Wednesday, 6 May 2015

Research Misconduct Identified by the US FDA Remains Hidden- Fraud Under the Rug

Every year the US Federal Drug Administration inspects several hundred clinical sites performing biomedical research on humans. They classify their inspections mostly as “no action indicated” but occasionally discover a severe problem they label as “official action indicated” or OAI.

The worst of these OAI’s could include submission of false information and/or failure to report adverse events.

The author of this paper is a profession or journalism from NYU with a special interest in research misconduct. With much of his graduate students doing the leg work, he attempted to find the OAI’s, describe the violations and determine whether subsequent published articles acknowledged the FDA’s findings. One would think that the FDA had ethical and or legal obligations to make these serious infractions public.

Without going in to too many specifics, they found it quite difficult to even find the OAI’s as there is no public repository for this information. In addition, the FDA reports they discovered were highly redacted. This made it hard to determine what infractions were related to actual articles in the peer reviewed literature. Nevertheless they found 78 publications that resulted from trials in which the FDA found significant violations. How many of these papers mentioned the FDA’s concerns? Only 4%.

There are numerous examples of transgressions listed in the paper. My favourite was a researcher who pled guilty to fraud and criminally negligent homicide in the conduct of a trial. She was sentenced to 71 months in prison. Although this was clearly documented by the FDA, there is no mention of any of this in the published studies based on her trial.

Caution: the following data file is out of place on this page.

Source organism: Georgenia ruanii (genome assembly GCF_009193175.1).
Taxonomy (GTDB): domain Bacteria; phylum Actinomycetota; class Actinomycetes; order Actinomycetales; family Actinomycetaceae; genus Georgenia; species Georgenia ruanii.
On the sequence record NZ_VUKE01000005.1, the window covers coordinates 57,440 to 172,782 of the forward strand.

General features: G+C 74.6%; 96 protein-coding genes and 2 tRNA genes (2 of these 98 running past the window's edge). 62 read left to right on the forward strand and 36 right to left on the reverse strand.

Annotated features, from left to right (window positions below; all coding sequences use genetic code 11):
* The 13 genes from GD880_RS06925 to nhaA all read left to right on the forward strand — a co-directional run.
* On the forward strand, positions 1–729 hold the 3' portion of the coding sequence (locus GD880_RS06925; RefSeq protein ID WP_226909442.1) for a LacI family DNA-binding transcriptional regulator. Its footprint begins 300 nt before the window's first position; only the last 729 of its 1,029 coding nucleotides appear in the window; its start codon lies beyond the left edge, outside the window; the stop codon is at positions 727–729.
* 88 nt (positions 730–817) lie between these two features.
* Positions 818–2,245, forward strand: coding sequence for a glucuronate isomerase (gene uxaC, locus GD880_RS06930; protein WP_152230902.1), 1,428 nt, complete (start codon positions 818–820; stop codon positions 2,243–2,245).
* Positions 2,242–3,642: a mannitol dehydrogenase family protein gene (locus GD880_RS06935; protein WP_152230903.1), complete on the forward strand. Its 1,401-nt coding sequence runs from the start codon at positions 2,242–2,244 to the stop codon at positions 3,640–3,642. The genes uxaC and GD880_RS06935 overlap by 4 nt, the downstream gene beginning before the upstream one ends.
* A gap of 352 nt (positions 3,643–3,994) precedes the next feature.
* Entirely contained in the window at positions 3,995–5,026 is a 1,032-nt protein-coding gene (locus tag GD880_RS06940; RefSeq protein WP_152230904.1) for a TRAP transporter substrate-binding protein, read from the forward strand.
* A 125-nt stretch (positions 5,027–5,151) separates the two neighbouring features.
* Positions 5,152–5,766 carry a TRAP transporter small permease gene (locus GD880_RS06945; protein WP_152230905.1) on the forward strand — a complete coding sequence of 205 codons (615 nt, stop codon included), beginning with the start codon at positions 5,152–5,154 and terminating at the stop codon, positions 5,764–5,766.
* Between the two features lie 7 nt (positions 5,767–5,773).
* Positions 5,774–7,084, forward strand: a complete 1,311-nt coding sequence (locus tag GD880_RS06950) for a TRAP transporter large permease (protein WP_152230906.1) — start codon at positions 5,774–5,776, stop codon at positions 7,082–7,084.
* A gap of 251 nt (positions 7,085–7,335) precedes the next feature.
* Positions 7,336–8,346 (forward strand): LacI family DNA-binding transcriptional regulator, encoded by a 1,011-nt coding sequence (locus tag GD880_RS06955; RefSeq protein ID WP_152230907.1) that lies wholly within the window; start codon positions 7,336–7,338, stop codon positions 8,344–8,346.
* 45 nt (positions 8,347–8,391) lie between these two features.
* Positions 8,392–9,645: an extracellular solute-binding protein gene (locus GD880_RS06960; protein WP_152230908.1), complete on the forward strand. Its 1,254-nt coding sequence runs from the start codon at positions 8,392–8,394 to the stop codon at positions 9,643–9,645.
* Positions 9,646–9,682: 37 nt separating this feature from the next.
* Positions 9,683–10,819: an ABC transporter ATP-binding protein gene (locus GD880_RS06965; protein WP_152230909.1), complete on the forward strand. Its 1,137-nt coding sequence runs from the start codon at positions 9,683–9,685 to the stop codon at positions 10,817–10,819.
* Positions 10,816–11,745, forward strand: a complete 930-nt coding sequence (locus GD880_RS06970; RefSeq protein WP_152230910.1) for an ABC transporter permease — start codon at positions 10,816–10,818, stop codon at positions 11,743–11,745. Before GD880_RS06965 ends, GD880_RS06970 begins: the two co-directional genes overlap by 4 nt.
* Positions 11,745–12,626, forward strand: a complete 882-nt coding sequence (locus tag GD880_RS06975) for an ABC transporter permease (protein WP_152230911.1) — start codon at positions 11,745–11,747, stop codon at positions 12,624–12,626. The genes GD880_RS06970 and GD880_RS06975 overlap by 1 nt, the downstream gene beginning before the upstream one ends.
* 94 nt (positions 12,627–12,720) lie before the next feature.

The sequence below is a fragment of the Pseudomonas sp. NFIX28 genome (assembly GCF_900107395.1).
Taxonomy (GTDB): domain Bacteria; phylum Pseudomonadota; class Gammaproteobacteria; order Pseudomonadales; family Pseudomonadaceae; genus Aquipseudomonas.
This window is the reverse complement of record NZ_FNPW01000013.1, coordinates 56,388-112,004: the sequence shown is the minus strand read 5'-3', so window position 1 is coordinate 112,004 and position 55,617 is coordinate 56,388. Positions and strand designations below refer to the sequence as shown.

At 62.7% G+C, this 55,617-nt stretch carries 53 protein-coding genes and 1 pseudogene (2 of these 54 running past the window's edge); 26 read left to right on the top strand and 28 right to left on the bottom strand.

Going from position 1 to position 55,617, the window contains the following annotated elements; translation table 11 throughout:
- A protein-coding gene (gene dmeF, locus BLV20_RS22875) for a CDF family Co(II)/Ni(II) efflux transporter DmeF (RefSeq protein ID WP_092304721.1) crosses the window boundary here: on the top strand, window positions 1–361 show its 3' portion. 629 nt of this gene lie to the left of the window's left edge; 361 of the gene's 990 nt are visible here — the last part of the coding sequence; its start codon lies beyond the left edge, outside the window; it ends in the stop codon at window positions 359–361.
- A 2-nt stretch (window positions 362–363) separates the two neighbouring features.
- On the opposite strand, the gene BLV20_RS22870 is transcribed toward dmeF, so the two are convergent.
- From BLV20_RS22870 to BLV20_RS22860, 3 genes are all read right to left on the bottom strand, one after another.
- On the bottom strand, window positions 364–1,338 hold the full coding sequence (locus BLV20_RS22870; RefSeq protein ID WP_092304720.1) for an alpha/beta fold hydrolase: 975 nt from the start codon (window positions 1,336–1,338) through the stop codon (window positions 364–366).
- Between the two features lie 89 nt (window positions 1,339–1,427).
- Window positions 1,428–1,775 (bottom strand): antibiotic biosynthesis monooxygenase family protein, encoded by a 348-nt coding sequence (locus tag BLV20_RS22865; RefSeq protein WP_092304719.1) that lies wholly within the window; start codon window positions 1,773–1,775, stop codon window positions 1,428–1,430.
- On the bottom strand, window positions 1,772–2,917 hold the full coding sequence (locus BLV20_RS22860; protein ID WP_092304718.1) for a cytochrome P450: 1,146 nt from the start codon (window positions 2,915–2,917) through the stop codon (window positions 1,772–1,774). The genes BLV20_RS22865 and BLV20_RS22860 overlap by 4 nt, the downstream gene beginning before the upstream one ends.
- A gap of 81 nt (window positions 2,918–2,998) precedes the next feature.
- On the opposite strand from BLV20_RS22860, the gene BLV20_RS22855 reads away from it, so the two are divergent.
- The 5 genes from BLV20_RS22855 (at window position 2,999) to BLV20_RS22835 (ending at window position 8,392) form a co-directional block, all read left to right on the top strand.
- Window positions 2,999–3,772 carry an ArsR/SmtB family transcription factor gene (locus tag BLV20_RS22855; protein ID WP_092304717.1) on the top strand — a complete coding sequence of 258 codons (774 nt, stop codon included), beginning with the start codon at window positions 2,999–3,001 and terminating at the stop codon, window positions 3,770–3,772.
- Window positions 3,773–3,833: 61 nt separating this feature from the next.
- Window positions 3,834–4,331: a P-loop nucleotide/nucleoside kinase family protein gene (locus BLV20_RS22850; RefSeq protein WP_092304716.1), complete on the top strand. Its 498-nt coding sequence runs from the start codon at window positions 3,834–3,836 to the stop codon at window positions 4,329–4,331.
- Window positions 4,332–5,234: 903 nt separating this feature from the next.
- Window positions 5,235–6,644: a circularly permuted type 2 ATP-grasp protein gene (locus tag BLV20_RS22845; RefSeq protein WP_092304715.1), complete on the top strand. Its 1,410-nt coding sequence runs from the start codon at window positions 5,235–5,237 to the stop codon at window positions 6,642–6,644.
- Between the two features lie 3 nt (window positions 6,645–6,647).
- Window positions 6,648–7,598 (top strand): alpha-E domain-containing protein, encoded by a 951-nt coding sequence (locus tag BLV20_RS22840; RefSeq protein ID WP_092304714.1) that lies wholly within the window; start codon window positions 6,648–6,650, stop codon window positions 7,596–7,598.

How could all of this happen? It turns out the FDA does not officially make OAI’s public. They don’t tell journal editors nor do they link their discovered information back to clinicaltrials.gov. The author of this paper makes some very sensible suggestions on how the FDA might improve their processes. Fortunately it looks like they might be listening.

All of this might sound a bit like a conspiracy theory. But fraud in medical research is a real entity and very easy to execute. There are strong incentives in our “publish or perish” climate to resort to devious means of research. This says nothing of bias, spin and the billions of dollars that pharmaceutical industry stand to profit from research that goes their way.

What are we to take home from all of this? At the core of biomedical research lurks a perverse incentive encouraging fraud and it happens more than we like to know. Be sceptical of studies that look to good to be true. Sorry, but sometimes data is simply made up.

Hopefully the FDA will change their ways.



Covering:

Seife C. Research Misconduct Identified by the US Food and Drug Administration; Out of Sight, Out of Mind, Out of the Peer-Reviewed Literature. JAMA Intern Med 2015 Apr 1; 175(4):567-77.


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